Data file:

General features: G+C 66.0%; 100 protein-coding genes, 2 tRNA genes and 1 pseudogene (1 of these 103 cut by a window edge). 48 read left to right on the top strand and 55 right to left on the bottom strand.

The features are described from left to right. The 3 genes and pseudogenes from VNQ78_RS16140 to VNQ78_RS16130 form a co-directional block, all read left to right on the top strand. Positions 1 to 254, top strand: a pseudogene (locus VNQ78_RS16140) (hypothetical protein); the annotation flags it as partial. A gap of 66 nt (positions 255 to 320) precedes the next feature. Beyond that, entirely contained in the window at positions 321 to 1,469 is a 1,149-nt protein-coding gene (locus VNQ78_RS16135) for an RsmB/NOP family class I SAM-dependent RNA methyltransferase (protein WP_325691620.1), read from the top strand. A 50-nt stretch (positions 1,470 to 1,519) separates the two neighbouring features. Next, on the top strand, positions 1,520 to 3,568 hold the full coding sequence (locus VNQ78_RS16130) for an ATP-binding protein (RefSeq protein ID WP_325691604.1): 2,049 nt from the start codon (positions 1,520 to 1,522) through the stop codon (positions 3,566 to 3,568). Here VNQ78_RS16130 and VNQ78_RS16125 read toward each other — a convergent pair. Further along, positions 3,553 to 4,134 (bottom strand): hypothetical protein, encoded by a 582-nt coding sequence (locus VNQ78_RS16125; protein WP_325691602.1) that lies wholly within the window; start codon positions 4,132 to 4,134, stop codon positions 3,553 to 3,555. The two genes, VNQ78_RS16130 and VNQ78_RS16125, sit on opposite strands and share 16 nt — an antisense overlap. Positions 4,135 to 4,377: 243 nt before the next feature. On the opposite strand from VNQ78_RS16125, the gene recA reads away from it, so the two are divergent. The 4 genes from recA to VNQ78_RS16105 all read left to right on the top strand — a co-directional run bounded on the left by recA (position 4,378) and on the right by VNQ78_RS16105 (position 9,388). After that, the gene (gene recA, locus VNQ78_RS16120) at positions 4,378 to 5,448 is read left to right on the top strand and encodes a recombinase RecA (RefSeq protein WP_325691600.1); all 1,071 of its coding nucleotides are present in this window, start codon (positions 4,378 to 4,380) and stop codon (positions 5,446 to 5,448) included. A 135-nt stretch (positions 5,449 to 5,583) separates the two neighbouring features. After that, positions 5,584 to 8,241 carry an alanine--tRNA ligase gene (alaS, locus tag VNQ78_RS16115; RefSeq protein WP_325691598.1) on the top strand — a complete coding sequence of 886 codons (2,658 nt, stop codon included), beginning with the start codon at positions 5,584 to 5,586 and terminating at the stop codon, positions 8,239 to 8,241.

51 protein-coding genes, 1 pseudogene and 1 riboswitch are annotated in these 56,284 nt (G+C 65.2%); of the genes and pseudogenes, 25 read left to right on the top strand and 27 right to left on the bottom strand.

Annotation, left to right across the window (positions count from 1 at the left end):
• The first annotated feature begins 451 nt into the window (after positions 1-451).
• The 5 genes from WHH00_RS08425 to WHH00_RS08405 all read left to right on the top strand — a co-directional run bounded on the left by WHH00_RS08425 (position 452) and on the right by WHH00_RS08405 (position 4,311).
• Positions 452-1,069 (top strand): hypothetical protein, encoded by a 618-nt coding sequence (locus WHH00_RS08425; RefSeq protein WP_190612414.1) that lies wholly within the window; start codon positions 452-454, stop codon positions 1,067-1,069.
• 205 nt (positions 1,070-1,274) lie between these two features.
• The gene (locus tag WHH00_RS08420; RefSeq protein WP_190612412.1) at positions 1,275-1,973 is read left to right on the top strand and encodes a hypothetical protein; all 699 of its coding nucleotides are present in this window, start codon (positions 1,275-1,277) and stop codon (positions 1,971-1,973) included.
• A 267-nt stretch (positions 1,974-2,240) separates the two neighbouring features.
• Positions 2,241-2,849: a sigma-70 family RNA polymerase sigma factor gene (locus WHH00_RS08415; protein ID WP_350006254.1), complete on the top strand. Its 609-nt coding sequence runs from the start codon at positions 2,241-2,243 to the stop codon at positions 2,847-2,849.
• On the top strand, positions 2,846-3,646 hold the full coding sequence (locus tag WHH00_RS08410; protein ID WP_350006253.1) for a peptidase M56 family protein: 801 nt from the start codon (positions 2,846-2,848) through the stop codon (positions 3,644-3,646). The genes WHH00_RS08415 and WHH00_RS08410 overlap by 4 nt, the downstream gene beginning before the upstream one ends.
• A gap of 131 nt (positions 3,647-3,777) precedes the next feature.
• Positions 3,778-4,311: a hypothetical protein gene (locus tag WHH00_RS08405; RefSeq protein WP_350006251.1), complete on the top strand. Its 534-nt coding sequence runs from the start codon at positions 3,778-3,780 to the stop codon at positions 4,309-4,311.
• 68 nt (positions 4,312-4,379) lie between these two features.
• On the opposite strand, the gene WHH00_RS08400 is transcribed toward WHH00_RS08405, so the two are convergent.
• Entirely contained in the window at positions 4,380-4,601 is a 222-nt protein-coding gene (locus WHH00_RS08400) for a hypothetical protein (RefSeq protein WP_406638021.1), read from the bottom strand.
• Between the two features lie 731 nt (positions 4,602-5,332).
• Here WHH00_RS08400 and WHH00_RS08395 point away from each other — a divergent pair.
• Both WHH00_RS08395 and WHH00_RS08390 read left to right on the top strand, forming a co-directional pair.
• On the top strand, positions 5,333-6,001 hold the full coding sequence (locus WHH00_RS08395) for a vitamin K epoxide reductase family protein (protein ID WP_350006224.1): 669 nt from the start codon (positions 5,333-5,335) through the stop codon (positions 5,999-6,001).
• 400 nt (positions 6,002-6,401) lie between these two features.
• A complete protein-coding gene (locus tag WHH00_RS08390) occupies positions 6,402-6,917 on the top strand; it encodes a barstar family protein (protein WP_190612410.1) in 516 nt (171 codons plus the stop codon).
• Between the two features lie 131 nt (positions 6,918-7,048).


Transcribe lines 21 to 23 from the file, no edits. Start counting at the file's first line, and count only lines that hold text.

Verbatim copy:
• On the top strand, positions 5,333-6,001 hold the full coding sequence (locus WHH00_RS08395) for a vitamin K epoxide reductase family protein (protein ID WP_350006224.1): 669 nt from the start codon (positions 5,333-5,335) through the stop codon (positions 5,999-6,001).
• 400 nt (positions 6,002-6,401) lie between these two features.
• A complete protein-coding gene (locus tag WHH00_RS08390) occupies positions 6,402-6,917 on the top strand; it encodes a barstar family protein (protein WP_190612410.1) in 516 nt (171 codons plus the stop codon).